Several months ago, we reported on a case before the Supreme Court, Kiobel v. Royal Dutch Petroleum, in which nine activists from the Ogoni community in the Niger Delta (the ‘Ogoni Nine’) were executed for protesting against the devastating impact of Shell’s operations there. A case was filed under the Alien Tort Statute (ATS) in the US, and was decided in April.
The case hung on two points:
Can the Alien Tort Statute (ATS) be used to seek redress for victims of human rights abuses when foreigners carry out such abuses in foreign countries?
- Can corporations, as opposed to individuals working for corporations, be held liable for human rights violations under the ATS?
On the first point, the Court found that the location of human rights abuses is the primary factor, and that the ATS applies only to defendants in the US or on the high seas. With this decision, the Supreme Court has done away with the most effective tool human rights activists have used to seek redress for the victims of global human rights abuse and have overturned thirty years of precedent.
On the second point, a US corporation could be sued under the ATS provided those abuses took place in the US or on the high seas. The Court has unanimously given to US corporations a free pass to go into business with any foreign despot or tyrant and to partake in human rights abuses with impunity in any foreign country in their endless pursuit of profits.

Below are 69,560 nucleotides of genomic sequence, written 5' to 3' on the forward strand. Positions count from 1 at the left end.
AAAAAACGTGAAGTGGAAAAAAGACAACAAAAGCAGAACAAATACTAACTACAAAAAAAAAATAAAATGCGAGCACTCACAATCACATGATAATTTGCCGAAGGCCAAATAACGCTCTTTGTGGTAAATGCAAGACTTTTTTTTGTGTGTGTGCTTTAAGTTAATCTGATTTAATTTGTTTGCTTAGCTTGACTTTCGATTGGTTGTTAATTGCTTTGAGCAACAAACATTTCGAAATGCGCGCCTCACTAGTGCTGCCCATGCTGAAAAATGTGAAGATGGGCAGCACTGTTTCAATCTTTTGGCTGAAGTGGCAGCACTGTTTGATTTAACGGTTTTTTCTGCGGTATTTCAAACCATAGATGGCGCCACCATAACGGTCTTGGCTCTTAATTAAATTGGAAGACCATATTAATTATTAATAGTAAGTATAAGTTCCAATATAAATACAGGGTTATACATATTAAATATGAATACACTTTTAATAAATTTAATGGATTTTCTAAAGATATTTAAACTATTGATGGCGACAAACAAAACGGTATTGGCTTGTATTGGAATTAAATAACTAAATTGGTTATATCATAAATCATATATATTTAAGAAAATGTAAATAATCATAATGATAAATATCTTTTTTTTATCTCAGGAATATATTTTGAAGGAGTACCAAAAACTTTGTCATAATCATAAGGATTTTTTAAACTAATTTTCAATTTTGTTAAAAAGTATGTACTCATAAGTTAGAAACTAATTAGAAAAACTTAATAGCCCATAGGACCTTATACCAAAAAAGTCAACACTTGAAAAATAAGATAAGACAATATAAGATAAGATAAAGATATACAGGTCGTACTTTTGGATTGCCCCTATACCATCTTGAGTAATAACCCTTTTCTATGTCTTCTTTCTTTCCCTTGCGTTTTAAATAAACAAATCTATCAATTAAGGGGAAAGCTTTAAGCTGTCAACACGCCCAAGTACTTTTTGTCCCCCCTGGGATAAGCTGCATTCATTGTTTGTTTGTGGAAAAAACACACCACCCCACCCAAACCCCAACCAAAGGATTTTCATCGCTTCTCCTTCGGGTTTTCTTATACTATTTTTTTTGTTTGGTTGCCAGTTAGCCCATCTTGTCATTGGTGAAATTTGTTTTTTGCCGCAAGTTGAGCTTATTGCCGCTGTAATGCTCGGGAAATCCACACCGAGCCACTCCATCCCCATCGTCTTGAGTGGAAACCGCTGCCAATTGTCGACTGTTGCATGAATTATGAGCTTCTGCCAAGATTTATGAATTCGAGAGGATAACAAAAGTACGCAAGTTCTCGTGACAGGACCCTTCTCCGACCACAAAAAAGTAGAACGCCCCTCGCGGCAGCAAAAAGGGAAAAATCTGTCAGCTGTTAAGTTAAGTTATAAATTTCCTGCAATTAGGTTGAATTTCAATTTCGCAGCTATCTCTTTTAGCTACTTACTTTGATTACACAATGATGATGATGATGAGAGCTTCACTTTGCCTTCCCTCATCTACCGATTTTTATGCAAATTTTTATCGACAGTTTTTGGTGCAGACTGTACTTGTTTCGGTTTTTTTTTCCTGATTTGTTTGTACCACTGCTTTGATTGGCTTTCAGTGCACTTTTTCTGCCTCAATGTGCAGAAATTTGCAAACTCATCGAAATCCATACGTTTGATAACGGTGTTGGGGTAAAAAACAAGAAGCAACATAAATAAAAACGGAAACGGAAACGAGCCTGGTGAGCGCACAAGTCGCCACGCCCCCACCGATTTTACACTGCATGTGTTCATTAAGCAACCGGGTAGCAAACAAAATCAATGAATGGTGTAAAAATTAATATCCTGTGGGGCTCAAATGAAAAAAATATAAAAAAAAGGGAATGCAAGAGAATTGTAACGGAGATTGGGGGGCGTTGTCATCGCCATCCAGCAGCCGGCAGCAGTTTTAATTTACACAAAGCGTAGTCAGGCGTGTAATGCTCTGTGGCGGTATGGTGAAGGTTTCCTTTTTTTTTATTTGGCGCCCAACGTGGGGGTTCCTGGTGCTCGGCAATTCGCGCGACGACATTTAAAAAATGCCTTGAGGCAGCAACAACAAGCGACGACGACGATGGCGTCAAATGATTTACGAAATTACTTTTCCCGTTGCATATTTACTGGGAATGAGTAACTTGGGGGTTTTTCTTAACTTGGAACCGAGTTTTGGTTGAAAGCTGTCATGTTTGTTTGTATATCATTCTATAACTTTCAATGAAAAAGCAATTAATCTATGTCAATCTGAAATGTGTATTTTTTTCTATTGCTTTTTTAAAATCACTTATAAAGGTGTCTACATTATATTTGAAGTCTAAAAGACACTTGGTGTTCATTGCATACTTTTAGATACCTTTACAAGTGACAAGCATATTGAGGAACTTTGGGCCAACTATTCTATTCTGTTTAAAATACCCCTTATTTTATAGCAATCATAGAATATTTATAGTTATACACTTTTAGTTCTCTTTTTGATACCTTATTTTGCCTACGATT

How this ruling affects the hearts and minds of the global community once American corporations, in cahoots with anti-democratic regimes, employ human rights abuses as a routine course of business, to run roughshod over the protest of local communities, is yet to be revealed.
Now is the time to get involved – we must reign in giant, multinational corporations run amok! We must start by getting them out of the US Constitution so we can put them in their place domestically and offer support to people of the world whose human rights, natural environments, and communities are being trampled.